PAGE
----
INQUISITOR’S NIECE -- A TREAT
FOR HISTORICAL FICTION READERS.
The second edition of The
Inquisitor's Niece has just come out. This review appeared in the Midwest
opens in Seville, Spain, in 1514, just after the deaths of King Ferdinand and
Queen Isabella. The Inquisitor General, a cardinal and bitter enemy of the
Jews, has issued a decree that all Jews must convert to Christianity or face
exile. In this world, "A Jew has no friends among
Christians." It's not the kind of atmosphere which would
encourage a Jew and a Christian to fall in love.
But Alonso and Luisa, the Inquisitor’s niece, prove the adage “Love
Spain comes to life through the thoughts and perceptions of this couple and
those who surround them…
of historical fiction will find this story absorbing and packed with historical
facts and insights that well represent the atmosphere, politics, and religious
and social concerns of 16th century Spain. Daily life under the darkness of the
Spanish Inquisition is well detailed and teaches much about the era while
supporting a compelling tale that involves readers in matters of the heart…
moves beyond the story of two frustrated would-be lovers separated by forces
beyond their control, and into a world that offers hope in the face of
fiction readers are in for a real treat with The Inquisitor's Niece.
#NOBEL – THE NOVEL! JUST
OUT: THREE WOMEN AND ALFRED NOBEL.
My new novel, based
on the correspondence between Nobel and his Viennese mistress (A NOBEL AFFAIR,
published 2017) has just appeared from Endeavour.
Three women are after
Nobel: Ida wants revenge for the death of her lover, who has been killed in an
accident at Nobel’s dynamite factory. Sophiewants compensation for the abuse
she suffered as Nobel’s mistress. Bertie wants Nobel to atone for his lethal
invention and spend the profit on a Peace Prize.
Set in fin-de-siècle
Vienna, THREE WOMEN AND ALFRED NOBEL exploresthe social constraints placed on
women, the traumatic effects of war on soldiers, and the ethnic tensions that
lead to the break-up of the Austro-Hungarian monarchy.
an incident happens in a library, the librarian must fill out a report.
Baillie’s novel is a collection of reports that strays into memoir territory.
Report 5, for example, is about morning anxiety. Every morning in the warmth of my bed, as I surface from sleep, fear
–small as a cherry stone, cracks open behind my breastbone.
Report 45 is about meeting a young man in the park, reading a children’s novel.
If somebody had asked me, I would have
said that a young man with a gentle expression and missing a finger, reading a
children’s novel, resting before his next shift driving a taxi, was as good a
person to fall in love with as anyone, but that I was not interested in more
suffering. Yet she falls in love and suffers.
Man, one of the regulars at the library, makes his appearance in several
Incident Reports: He never borrows
books, CDs or DVDs, never surfs the net or nervously taps messages, hunching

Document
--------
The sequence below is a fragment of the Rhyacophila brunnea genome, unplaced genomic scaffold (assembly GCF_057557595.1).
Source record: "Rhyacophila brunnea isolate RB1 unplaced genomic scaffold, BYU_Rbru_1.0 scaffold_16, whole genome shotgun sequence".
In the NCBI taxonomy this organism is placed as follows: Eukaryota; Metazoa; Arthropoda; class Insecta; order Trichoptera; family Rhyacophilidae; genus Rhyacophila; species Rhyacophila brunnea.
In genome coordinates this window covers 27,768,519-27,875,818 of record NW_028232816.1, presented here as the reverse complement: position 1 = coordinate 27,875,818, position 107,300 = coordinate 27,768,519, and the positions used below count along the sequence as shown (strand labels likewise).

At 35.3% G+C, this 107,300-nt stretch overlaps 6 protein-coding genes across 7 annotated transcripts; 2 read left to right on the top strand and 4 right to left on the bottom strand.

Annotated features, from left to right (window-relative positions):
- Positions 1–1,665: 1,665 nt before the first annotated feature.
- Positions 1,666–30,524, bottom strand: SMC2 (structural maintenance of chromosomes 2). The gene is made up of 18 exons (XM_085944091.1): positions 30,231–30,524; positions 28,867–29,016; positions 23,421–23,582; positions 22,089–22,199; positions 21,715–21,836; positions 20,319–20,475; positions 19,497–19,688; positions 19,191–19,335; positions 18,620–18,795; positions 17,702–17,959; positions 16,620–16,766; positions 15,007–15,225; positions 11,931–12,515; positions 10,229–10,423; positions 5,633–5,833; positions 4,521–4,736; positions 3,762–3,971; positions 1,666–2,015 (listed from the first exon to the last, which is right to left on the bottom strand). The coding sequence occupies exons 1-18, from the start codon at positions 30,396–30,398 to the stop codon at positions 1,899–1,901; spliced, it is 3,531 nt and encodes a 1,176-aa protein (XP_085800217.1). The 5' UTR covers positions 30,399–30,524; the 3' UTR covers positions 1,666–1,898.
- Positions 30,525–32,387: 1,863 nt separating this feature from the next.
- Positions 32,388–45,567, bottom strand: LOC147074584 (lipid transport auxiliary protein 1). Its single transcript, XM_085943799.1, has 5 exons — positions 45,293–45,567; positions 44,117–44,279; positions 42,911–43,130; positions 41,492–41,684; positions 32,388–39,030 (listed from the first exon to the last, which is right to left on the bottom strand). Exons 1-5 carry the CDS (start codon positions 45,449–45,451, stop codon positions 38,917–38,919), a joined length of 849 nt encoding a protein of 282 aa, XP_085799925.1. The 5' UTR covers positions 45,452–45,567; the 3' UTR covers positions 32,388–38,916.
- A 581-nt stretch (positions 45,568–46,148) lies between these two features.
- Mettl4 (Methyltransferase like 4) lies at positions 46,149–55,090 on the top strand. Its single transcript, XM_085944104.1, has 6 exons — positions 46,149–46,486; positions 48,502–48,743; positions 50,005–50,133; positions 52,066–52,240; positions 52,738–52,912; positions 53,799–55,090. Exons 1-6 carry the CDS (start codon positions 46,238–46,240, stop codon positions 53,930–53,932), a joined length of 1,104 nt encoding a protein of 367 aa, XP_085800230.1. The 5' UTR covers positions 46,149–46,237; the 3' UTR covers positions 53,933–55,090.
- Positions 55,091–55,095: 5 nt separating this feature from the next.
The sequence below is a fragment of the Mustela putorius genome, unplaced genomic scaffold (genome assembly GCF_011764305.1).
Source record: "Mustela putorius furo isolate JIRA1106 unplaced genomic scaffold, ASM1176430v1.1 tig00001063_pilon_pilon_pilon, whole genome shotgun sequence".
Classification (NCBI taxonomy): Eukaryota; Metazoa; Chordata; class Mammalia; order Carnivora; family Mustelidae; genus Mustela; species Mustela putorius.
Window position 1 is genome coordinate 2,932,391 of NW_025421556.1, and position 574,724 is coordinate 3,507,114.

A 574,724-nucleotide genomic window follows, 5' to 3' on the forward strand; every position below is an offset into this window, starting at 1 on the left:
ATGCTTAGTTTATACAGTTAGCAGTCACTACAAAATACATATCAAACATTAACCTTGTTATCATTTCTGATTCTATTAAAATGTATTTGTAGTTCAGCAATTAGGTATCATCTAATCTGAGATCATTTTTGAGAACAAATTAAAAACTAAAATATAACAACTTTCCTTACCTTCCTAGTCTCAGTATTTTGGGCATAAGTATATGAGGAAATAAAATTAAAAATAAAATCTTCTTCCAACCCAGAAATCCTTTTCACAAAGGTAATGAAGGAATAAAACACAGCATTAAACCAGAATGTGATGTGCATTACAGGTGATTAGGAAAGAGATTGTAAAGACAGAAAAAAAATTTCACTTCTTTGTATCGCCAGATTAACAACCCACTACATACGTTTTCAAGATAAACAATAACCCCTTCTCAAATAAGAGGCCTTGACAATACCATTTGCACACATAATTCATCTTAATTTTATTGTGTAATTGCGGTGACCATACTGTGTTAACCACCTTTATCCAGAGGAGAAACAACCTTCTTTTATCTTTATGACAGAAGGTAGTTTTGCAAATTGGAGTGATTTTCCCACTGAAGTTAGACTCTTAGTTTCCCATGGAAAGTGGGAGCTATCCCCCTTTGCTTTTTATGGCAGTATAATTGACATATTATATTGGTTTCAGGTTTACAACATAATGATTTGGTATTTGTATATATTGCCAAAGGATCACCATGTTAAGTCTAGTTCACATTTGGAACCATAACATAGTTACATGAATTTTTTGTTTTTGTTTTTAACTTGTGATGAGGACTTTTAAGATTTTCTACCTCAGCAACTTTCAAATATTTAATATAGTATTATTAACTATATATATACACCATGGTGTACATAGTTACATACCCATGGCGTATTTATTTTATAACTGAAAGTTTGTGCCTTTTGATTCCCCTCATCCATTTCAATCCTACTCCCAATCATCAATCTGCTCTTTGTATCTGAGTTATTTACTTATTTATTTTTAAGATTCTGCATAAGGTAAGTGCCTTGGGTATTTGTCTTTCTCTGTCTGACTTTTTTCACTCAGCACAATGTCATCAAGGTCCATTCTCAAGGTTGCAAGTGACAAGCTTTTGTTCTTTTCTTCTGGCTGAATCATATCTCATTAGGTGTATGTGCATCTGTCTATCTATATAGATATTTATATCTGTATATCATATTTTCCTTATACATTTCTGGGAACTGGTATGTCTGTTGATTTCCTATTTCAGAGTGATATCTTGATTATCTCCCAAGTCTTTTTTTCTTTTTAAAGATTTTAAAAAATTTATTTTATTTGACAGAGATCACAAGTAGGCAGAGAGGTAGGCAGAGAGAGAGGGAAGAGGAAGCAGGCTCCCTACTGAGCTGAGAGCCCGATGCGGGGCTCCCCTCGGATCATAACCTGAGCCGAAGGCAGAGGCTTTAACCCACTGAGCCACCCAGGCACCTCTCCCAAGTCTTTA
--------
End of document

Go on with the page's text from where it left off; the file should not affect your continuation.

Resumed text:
over the keyboard, as the others do…He comes with one purpose only: to make
multiple copies of the documents riding in his suitcase.
he leaves behind notes. They all concern one subject: Verdi’s Rigoletto and the
death of the hunchback’s daughter. She’s
too young to know danger, one of his notes says. Ah, poor hunchback, with no right to happiness. But this time I won’t
let any harm come to her. If one of those men should so much as touch a hair on
her head, my gorgeous daughter with the freckled hands…I dropped the paper. I
closed myself in the bathroom and stared at my hands. They were as they had
always been – slim, pale and covered in freckles.
don’t normally write about short stories, but this one (NYer August 20) got to
me. The language is exquisite – ironic since the protagonist is a writer who is having a hard time writing.
aid the process, he goes
cross-country skiing, his skis
chattering over the grooves of a snowmobile track. He meets a musher with
his team of dogs resting, ears back,
with wry grins on their lean faces. Then they range out, zigzagging, negotiating a scent stream. Sometime he goes
running. His pounding feet set off the
mergansers at the water’s edge, a thrashing mass of windmilling legs and
timeless observations are disrupted by social science cant that jerks you back
into the present: cognitive dissonance,
people drawn together by trauma, talk about the refugee crisis with a woman
friend who has worked in the camps. They have sex rather coolly, in the no-nonsense way it’s done today or at least
the way in which it is depicted in contemporary writing. I kissed her only once, he says, and didn’t really want to kiss her anyway, but I was born in the
Midwest, and they teach us there to try to be good people, and to kiss during
sex. Is that so?
why bother to ask that question? After all, fiction is the most shameless genre. It makes no attempt to avert its